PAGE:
towards integrating the PLM system with the ERP system.

Other Trends

Among the other trends, PLM is an area abuzz with activity. According to

Rohit Biddappa, marketing manager, Parametric Technology, supply chain firms are

being asked to deliver complete modules and systems to the OEM and not just

parts, sub assemblies and assemblies.


According to Shailender Kumar, MD, BEA Systems, owing to

the demands of the challenging competitive environment, it has become critical

for the auto companies to upgrade their IT infrastructure to provide real-time

assistance and concurrent service delivery. In case of manufacturing process,

technology aids in real time inventory management, which is critical in ensuring

timely product delivery and hence cost cutting. At the customer end, the key to

success is real-time access to information be it pricing, policies, auto loans

etc or for that matter tracking of goods flow between indirect channels. As a

result, some of the technologies that are fast gaining popularity in this domain

are RFID and technologies that enable web based solutions such as portals, Kumar

points out.

Riding on Innovation

With the convergence of advanced in-vehicle electronics, communication

technology and infrastructure and telematics, automobiles of today are on the

verge of getting a complete re-invention yet again. According to Uppal, the

automobile sector is moving towards resembling 'computer on wheels' due to

increased number of digital systems coming under its roof. This includes vehicle

control, engineering management systems, safety control etc. Automotive

electronics today accounts for 22% of vehicle cost, which is likely to go up to

40% in the next couple of years.


Oriented Approach to IT in Auto

Companies in the auto

industry must start to define their SOA roadmap and investigate current

inventory of existing IT assets such as custom applications, ERP systems

and various data sources and application packages and see how they can fit

into the roadmap.

A Service Oriented approach to IT can:

  • Reduce cost of IT

  • Increase


  • Naturally support

    outsourcing characteristics, e.g. distributed, loosely coupled

    development and operation

  • Allow companies to

    participate easily in business process automation and integration with


According to Ajay Chamania, senior vice president, Product

Engineering Services, Patni, the primary areas of interests in terms of upcoming

technologies and solutions hover around ECU design and telematics. IT is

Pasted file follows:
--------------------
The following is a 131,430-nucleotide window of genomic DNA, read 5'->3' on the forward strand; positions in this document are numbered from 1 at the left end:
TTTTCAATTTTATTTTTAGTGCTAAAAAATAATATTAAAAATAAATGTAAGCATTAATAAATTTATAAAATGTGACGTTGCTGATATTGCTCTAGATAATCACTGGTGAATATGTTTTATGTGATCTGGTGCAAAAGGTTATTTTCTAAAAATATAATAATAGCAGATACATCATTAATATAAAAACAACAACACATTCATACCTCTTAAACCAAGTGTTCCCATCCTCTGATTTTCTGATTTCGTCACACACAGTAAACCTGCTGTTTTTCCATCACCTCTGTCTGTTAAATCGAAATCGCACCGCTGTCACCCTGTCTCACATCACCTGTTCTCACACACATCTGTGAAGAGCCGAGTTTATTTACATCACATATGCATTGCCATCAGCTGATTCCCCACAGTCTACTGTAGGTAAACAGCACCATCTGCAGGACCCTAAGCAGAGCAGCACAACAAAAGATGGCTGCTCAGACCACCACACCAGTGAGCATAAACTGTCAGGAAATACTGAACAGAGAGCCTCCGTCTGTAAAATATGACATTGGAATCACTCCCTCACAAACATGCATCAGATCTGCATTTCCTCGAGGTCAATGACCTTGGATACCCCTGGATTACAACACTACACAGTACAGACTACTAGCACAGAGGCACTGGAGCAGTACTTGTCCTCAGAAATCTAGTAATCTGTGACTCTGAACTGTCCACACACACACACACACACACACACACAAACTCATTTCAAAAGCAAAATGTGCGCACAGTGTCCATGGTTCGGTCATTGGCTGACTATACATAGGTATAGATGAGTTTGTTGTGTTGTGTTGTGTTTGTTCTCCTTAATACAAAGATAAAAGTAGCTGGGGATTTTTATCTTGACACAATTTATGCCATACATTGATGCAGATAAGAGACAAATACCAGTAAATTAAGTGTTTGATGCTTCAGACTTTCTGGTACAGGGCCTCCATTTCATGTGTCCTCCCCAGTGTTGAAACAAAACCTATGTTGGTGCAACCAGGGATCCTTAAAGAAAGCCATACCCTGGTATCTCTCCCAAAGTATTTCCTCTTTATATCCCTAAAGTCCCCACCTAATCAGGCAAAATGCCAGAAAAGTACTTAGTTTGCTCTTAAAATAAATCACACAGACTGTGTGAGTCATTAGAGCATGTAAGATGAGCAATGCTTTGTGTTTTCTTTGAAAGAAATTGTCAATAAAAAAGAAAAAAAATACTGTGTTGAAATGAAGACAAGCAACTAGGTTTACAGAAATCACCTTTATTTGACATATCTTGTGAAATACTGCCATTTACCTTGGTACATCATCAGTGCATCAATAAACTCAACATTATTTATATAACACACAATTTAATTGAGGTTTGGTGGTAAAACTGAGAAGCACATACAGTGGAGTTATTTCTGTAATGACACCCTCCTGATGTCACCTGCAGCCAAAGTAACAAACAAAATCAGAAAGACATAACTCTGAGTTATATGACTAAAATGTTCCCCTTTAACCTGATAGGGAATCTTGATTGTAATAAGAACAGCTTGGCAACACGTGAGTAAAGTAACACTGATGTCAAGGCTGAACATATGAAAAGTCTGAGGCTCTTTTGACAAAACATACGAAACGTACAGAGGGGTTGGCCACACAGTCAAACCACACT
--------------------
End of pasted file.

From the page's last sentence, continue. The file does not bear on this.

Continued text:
increasingly finding its way into building intelligence in the automobiles.

Among the areas being worked upon include keyless entry systems, intelligent

navigation systems, temperature controls, etc. While today the average

telematics being used in the automobiles is around 7-10%, according to experts,

companies worldwide are already targeting to increase it to 70% over the next 10

years. The trend has already started to show the first signs of its visibility

in India and will gain ground over the next 2-3 years.

Every system and sub-system is constantly being driven by

electronic technology leading to configurable hardware in today's automobile,

says Chamania. Manifestations of these innovations are seen in a number of

upcoming automotive applications ranging from Infinitely Variable Transmission (IVT),

X-by-Wire (Control-by-Wire, Brake-by-Wire), Adaptive Cruise Control (ACC),

Collision Avoidance, Lane departure warning to convenience features like Driver

Assistance and Voice recognition

Stringent guidelines set by various government and

regulatory agencies on compliance of safety regulations and environmental norms

is pushing the demand for applications like intelligent airbags, advanced

restraint/safety systems, he adds further.

Manufacturers today also have to redesign their products

more frequently by reducing the time-to-market and introducing innovation. As a

result, model-driven software approach, verification and validation, PLM

services, and design simulation are typically the areas that automotive OEMs and

tier-1 suppliers are looking for.

Ancillaries Growth

According to Sanjay Agarwala, director, ESS, investments in auto ancillaries

are now being made and in the next two to three years, a lot of automation will

be done.

All the large auto companies are setting up auto

ancillaries or are providing more and more orders to the existing auto

ancillaries. All these multinationals insist that their ancillaries following

strict quality processes and automate their operations, explains Agarwala.

Also, the way market dynamics is evolving today, more

design and production outsourcing is going to the auto ancillaries, who are no

longer single part suppliers. As a result, they are becoming more prominent

entries in the entire value chain.

Shipra Arora